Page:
And what's more, those smaller competitors are much more aggressive with their fiber rollouts, convinced that it is their foothold into the market. "The smallest CLEC reviewed, Mammoth, to date provides broadband over its own fiber network in 66 per cent of the census blocks in which it provides service," the report noted, adding: "In terms of sheer scope of investment, Sonic, the largest CLEC reviewed, has built out fiber to over 1,300 census blocks, and has deployed more fiber since then."

The dossier also makes plain what numerous other probes into broadband access have noted: that the level of competition to ordinary consumers is dire.

In the census blocks where Sonic operates, the report noted "there is only one full facilities-based provider (i.e., the ILEC) in 2.7 per cent of the subject census blocks, and only two full facilities-based providers in 91.0 per cent of the census blocks under study. Three full facilities-based providers are in the 1,281 census blocks [6.3 per cent] where Sonic has built-out its own fiber network."

What that effectively means is that real competition – between more than two companies that can offer their own services – is almost non-existent, with just over six percent of exchanges capable of offering it.

It gets worse: the lack of competition leads directly to a lack of broadband offerings. And the upstarts are the only companies that are offering broadband speeds – as defined by the FCC's minimum 25Mbps figure – consistently. The incumbents simply don't bother to offer faster speeds until they are pressured to do so by competition.

Focusing in on Sonic's activities, the report notes that "without Sonic’s fiber and UNE-based broadband services, at this level, consumers would be limited to only one option in half of these census blocks. That is, without Sonic, consumers would be able to receive 25/3 Mbps or greater service from monopoly or, at best, duopoly suppliers... Furthermore, without Sonic, consumers in 523 census blocks would not be able to receive 25/3 Mbps service at all."

Actual investment

Not only that but the smaller competitors have invested more, in comparative terms, in new technologies so they can offer faster speeds over the same infrastructure as incumbents to give them a competitive edge. They have also used the federal pricing structure – where they pay just under $12 per line per month – to offer faster internet access by purchasing and effectively combining two lines (bonded pairs) and offering that faster speed seamlessly to subscribers at a higher price.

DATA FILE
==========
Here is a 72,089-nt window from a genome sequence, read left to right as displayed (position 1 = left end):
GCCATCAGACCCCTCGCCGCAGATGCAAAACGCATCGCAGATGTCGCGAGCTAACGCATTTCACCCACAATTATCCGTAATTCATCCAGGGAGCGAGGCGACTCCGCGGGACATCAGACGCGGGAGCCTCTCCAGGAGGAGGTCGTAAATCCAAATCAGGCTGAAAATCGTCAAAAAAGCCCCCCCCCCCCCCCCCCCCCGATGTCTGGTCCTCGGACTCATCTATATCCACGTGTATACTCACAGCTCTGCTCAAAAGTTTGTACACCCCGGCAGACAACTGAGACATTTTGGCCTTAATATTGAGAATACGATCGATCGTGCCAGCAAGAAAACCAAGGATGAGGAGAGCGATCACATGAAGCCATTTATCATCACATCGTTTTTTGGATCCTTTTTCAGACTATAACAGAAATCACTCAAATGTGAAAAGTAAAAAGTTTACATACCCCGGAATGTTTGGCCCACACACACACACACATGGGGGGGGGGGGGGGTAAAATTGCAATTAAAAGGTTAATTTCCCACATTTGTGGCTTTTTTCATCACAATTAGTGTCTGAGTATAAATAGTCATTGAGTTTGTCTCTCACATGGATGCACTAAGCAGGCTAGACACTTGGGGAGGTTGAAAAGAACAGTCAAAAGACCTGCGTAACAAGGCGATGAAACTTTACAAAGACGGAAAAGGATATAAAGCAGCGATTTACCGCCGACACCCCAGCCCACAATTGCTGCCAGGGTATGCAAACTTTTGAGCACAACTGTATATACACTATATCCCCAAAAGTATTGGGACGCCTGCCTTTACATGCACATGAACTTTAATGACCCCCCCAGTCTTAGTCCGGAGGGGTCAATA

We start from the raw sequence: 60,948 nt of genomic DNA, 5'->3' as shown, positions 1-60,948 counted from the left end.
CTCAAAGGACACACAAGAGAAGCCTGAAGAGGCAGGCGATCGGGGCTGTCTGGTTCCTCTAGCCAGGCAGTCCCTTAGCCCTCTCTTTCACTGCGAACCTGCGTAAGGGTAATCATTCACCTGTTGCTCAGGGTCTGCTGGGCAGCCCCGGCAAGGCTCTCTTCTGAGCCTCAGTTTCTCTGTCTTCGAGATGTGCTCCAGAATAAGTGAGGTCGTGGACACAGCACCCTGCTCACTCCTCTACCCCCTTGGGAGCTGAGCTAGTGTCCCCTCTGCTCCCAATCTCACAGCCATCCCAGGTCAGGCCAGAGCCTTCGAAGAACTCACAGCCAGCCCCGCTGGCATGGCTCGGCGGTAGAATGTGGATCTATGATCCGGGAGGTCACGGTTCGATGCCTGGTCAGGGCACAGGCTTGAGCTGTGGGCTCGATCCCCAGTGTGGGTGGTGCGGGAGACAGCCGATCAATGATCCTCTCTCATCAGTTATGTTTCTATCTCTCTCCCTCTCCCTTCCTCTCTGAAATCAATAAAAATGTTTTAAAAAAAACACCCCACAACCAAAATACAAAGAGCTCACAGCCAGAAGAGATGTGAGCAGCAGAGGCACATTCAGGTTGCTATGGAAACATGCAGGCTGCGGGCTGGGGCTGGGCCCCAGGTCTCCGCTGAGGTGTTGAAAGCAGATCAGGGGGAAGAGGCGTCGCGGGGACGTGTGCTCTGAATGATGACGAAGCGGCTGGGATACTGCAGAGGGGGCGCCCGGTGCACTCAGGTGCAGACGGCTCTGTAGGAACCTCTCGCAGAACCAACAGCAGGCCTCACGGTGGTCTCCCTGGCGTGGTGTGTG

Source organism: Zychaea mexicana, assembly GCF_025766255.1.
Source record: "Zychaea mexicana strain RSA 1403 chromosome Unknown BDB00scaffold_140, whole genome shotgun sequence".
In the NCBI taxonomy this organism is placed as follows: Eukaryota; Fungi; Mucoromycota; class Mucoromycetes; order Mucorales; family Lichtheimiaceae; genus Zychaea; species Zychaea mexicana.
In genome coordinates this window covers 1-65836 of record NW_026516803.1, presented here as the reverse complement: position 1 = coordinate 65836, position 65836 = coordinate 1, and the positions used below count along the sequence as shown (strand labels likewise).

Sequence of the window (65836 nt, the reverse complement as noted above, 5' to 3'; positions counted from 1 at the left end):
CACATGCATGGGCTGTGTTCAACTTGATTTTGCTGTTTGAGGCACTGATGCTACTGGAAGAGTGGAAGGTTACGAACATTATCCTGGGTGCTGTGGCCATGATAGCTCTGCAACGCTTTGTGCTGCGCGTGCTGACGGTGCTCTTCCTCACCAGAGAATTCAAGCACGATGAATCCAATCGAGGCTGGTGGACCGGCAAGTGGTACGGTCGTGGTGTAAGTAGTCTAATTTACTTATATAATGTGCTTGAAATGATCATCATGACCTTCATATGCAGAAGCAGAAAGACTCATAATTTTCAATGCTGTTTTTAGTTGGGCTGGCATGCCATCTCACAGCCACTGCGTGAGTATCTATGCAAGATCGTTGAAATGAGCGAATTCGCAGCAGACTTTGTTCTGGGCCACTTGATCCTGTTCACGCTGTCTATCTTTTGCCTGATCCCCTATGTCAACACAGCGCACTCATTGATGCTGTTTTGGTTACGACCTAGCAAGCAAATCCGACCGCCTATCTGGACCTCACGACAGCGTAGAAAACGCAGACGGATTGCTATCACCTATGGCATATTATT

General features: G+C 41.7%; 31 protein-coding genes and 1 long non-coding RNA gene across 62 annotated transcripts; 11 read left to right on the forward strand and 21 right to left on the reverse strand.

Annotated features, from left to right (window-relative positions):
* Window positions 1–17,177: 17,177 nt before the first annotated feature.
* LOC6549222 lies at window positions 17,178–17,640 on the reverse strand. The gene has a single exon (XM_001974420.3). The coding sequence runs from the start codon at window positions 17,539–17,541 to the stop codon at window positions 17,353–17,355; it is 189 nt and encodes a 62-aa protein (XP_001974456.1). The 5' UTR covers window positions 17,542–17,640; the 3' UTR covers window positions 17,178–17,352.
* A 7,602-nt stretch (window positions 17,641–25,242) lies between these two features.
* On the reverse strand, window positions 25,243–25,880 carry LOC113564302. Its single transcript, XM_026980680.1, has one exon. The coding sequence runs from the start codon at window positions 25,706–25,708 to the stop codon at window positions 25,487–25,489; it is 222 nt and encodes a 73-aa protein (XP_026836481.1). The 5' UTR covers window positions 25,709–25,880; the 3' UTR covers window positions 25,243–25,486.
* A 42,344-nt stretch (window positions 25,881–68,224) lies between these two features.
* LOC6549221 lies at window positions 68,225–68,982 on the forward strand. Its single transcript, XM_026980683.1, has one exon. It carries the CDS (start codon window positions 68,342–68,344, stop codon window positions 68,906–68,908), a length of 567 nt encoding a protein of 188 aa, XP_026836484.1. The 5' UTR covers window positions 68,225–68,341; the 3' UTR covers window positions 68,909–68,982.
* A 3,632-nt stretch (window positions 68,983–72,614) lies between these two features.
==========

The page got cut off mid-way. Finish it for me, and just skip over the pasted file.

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If you were in any doubt about how Big Cable feels about this, you need only consider the fact that the response of multi-billion-dollar corporations to this nimble market approach has not been to invest their vast profits in upgrading technologies or exchanges, or offer lower prices, or higher speeds, but to get their lobbyists in Washington DC to push to kill off the federal rule that makes that limited degree of competition possible.

And if you were in any doubt as to what would happen if the rules was killed off, you need only consider the fact that the price that competitors would have to pay if it was killed off is... confidential. And much higher.

"Sonic indicated that its next best option, if UNEs were unavailable, would be under commercial wholesale arrangements through the AT&T Partner Exchange (APEX), which would cost ***BEGIN CONFIDENTIAL END CONFIDENTIAL***," noted the document, redacting the actual price but making it clear it is far higher.

The good thing about federal pricing structures is that you get to know what they are. If local exchange pricing is allowed to be set by "the market" – which comprises an effective oligopoly of large cable companies – it is a virtual guarantee that the smaller competitors would be priced out the market. ®